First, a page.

Existing collaboration between military and civil agencies to address the challenges in 3-D parts qualification and certification processes [3] suggests that future changes to existing certification regulations may be inspired by the collective experience of numerous agencies – both civil and military – as opposed to a single authority.

Customer In-Sourcing:

DoD S&T entities, including the Army Research Lab, Office of Naval Research, DARPA, and the Air Force Research Lab, have made substantial strides in additive manufacturing research and development. The development of robust 3-D printing capabilities within DoD labs and S&T organizations may drive the armed services to in-source to curb costs, thereby turning the DoD customer into a competitor.

While there is already some evidence of this trend [4], industry can reinforce its relationships with DoD entities by engaging more closely with the S&T community through partnerships or cooperative R&D agreements (CRADA).

Additionally, defense companies can evaluate pre-existing capabilities across the DoD and conduct a gap analysis which can then be used to inform investment decisions, thereby creating natural partnership opportunities.


Towards a New Manufacturing Model

Additive manufacturing has gained momentum within the past 20 years as technology – mostly led by the commercial sector – has improved and advocates within the DoD have emerged. The appetite for “on demand” production capabilities will grow within the DoD as operational concepts increasingly emphasize mobility and maneuverability, maintaining a light footprint, and ensuring rapid response capabilities.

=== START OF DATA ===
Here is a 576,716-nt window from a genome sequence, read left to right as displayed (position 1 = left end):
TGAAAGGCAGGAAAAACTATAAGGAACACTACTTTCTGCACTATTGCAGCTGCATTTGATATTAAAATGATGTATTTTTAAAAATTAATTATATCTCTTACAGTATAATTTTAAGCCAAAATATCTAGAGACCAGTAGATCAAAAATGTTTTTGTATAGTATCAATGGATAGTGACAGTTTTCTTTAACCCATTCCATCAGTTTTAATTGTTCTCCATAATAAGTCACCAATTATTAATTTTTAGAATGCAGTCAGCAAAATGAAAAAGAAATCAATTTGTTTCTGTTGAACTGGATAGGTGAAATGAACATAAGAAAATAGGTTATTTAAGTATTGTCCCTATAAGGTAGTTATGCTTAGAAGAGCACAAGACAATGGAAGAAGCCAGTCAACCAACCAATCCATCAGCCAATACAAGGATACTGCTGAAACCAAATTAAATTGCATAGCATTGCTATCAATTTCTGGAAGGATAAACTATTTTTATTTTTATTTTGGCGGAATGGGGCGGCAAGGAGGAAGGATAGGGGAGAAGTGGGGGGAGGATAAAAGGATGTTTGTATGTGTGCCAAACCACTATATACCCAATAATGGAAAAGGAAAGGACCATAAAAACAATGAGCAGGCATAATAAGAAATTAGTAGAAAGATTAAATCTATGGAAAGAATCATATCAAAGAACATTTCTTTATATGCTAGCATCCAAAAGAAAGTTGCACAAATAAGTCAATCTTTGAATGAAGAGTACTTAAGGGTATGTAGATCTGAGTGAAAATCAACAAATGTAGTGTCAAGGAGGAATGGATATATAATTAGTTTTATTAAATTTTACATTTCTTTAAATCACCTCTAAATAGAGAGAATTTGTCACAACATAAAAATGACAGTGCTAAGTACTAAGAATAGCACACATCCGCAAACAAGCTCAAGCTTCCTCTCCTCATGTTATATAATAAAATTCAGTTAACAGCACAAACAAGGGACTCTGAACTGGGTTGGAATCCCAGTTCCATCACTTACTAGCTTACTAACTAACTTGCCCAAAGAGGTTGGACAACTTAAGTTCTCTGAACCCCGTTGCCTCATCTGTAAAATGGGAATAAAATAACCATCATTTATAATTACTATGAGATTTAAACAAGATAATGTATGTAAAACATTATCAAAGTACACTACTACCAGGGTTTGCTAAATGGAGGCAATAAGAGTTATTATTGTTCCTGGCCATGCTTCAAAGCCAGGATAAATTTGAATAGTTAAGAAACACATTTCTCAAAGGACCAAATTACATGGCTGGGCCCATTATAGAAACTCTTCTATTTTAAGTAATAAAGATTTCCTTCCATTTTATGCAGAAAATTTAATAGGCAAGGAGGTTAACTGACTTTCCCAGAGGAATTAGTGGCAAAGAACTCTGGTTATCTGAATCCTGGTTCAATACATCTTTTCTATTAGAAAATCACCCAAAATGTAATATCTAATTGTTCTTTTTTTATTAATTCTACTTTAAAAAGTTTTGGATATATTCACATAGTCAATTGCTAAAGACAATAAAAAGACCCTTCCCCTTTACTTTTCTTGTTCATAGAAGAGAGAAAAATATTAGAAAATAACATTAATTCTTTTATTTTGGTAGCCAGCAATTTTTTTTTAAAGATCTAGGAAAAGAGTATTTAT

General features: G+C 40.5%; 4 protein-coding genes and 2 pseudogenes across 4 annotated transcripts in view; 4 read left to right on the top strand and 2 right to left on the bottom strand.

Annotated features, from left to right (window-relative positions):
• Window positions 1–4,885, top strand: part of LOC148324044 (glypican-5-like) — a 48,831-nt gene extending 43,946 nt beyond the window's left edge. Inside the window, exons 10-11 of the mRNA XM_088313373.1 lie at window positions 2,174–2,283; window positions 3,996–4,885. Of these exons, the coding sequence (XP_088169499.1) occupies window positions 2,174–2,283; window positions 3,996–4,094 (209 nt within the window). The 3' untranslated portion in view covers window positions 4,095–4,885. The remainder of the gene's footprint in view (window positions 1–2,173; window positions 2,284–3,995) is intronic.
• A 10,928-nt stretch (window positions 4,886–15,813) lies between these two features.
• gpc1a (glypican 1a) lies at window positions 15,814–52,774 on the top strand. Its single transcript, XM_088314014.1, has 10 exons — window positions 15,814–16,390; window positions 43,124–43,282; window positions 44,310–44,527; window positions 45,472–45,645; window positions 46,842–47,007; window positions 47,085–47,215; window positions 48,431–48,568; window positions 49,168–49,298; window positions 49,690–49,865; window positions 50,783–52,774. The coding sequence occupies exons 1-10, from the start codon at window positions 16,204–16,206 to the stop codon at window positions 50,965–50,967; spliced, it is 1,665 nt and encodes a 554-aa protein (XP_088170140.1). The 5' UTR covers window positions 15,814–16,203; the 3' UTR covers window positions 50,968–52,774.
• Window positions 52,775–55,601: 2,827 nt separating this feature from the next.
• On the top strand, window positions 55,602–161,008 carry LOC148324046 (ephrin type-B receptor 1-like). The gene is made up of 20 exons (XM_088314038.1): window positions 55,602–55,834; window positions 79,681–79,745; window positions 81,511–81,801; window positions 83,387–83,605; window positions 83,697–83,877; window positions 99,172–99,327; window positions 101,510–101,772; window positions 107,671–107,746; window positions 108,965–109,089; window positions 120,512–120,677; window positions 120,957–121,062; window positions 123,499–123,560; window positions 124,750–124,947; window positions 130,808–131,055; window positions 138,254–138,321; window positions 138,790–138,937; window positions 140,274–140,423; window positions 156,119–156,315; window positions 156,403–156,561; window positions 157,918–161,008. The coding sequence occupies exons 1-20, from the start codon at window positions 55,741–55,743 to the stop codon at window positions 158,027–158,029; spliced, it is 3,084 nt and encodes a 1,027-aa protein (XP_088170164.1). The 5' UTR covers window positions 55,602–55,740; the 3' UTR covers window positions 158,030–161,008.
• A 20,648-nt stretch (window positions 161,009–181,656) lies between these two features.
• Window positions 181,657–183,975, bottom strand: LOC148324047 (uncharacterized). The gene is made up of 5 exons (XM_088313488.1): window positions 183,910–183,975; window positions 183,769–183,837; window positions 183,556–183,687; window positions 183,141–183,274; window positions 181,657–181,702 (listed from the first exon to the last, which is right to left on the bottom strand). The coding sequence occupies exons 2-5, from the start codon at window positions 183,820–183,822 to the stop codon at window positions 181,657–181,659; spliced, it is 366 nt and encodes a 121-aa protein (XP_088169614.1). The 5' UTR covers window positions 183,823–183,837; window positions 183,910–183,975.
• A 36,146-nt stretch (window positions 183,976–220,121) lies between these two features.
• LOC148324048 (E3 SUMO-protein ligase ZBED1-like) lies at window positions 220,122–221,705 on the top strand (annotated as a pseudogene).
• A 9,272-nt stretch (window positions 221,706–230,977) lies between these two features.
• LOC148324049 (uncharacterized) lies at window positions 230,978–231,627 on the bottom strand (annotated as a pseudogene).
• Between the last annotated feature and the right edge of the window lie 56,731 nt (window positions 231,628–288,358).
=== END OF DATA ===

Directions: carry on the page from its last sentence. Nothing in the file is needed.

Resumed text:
Near-term demand for 3-D printed parts and components is likely to focus on rapid prototyping and repairing or replacing obsolete parts; however, the maturation of additive manufacturing technologies will spur a re-imagination of the realm of the possible. Future applications are likely to encompass operational necessities, such as ammunition and food, as well as creature comforts that enhance the quality of deployments.

However, additive manufacturing will not be adopted overnight, nor will it supplant traditional manufacturing. Challenges, such as the security and ownership of intellectual property, will at first inhibit immediate and widespread adoption by the DoD before mitigation strategies are formalized and disseminated—likely by commercial industry, which has already made strides in improving print quality, lowering raw material costs, and developing IP protection measures.

The evolution of manufacturing methods within the defense sector and changing DoD expectations will have significant implications for defense firms. Growing interest in 3-D printing to shorten the acquisition cycle and field capabilities is likely to incentivize new firms to enter the DoD marketplace, resulting in a more contested ecosystem of providers.

Additionally, traditional intellectual property regimes will be forced to change to accommodate printing at the point of need. Yet, the relative youth of DoD 3-D printing initiatives highlights the substantial opportunities for defense companies to get ahead of the additive manufacturing trend and ultimately shape its development.

Taking proactive steps, such as partnering with S&T entities to build relationships, forming strategic alliances with commercial firms, and investing in thought leadership are ways in which defense firms can position for future growth in a rapidly changing operational environment.